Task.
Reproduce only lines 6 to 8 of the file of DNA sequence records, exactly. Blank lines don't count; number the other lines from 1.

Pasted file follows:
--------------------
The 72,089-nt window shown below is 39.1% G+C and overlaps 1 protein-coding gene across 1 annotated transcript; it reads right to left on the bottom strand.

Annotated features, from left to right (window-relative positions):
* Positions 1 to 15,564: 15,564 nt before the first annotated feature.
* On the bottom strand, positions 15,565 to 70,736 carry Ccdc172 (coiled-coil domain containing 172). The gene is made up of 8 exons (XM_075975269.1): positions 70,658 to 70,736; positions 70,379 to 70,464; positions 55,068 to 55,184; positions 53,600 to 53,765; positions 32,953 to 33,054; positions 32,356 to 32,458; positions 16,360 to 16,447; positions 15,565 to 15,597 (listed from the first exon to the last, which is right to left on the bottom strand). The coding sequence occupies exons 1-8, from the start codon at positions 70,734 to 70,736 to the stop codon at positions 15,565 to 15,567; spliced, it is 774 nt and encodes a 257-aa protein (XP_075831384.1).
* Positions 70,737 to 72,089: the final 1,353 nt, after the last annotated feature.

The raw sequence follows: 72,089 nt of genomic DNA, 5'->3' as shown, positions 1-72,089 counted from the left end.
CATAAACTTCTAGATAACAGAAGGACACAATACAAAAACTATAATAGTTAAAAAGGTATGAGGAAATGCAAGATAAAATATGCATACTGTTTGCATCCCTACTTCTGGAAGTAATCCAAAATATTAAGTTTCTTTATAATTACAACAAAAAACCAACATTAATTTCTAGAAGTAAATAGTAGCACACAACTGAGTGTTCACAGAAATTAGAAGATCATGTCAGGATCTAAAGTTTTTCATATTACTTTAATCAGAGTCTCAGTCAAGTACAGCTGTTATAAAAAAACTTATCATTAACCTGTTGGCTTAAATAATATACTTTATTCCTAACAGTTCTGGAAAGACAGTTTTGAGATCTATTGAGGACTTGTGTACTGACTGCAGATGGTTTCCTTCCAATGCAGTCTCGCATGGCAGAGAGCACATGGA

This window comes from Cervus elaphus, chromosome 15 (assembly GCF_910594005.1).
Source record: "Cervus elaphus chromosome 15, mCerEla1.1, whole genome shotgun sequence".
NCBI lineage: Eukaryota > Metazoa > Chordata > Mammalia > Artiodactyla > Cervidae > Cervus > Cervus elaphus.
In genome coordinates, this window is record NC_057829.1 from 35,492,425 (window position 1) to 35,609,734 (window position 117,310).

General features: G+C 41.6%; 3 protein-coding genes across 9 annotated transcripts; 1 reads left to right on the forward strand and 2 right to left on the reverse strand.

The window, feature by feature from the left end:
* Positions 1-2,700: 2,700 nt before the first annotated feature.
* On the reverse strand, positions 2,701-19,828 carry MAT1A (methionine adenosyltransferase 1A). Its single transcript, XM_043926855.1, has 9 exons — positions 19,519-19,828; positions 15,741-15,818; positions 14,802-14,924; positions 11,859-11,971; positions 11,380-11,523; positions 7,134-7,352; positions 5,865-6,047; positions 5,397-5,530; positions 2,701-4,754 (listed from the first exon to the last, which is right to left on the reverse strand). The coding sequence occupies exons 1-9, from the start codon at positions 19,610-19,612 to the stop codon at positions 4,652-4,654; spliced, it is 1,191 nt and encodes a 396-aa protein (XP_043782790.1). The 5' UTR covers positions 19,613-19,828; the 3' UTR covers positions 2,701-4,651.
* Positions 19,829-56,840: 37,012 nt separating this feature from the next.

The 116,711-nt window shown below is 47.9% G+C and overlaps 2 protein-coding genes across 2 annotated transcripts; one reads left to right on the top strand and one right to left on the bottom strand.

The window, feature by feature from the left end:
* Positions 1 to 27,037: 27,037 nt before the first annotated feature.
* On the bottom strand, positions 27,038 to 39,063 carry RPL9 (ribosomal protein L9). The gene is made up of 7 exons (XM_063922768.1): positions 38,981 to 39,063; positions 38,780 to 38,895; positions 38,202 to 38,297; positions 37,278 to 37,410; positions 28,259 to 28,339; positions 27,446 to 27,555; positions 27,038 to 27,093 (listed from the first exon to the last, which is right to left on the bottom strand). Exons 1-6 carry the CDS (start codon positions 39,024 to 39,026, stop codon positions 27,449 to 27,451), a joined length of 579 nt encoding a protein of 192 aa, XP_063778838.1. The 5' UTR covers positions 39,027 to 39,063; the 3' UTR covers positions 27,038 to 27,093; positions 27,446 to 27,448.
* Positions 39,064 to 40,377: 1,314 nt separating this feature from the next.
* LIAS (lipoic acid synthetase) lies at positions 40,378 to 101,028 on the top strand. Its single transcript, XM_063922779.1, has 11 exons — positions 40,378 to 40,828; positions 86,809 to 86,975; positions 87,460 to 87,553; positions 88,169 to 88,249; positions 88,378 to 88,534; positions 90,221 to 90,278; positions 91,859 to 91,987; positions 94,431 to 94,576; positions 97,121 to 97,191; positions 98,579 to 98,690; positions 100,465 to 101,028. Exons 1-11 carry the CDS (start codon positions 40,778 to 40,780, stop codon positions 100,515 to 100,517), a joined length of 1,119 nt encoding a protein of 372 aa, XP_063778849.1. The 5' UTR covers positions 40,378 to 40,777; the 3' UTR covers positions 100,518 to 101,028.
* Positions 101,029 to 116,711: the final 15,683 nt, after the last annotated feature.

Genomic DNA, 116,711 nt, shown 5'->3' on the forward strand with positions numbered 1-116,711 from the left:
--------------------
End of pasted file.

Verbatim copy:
The raw sequence follows: 72,089 nt of genomic DNA, 5'->3' as shown, positions 1-72,089 counted from the left end.
CATAAACTTCTAGATAACAGAAGGACACAATACAAAAACTATAATAGTTAAAAAGGTATGAGGAAATGCAAGATAAAATATGCATACTGTTTGCATCCCTACTTCTGGAAGTAATCCAAAATATTAAGTTTCTTTATAATTACAACAAAAAACCAACATTAATTTCTAGAAGTAAATAGTAGCACACAACTGAGTGTTCACAGAAATTAGAAGATCATGTCAGGATCTAAAGTTTTTCATATTACTTTAATCAGAGTCTCAGTCAAGTACAGCTGTTATAAAAAAACTTATCATTAACCTGTTGGCTTAAATAATATACTTTATTCCTAACAGTTCTGGAAAGACAGTTTTGAGATCTATTGAGGACTTGTGTACTGACTGCAGATGGTTTCCTTCCAATGCAGTCTCGCATGGCAGAGAGCACATGGA

This window comes from Cervus elaphus, chromosome 15 (assembly GCF_910594005.1).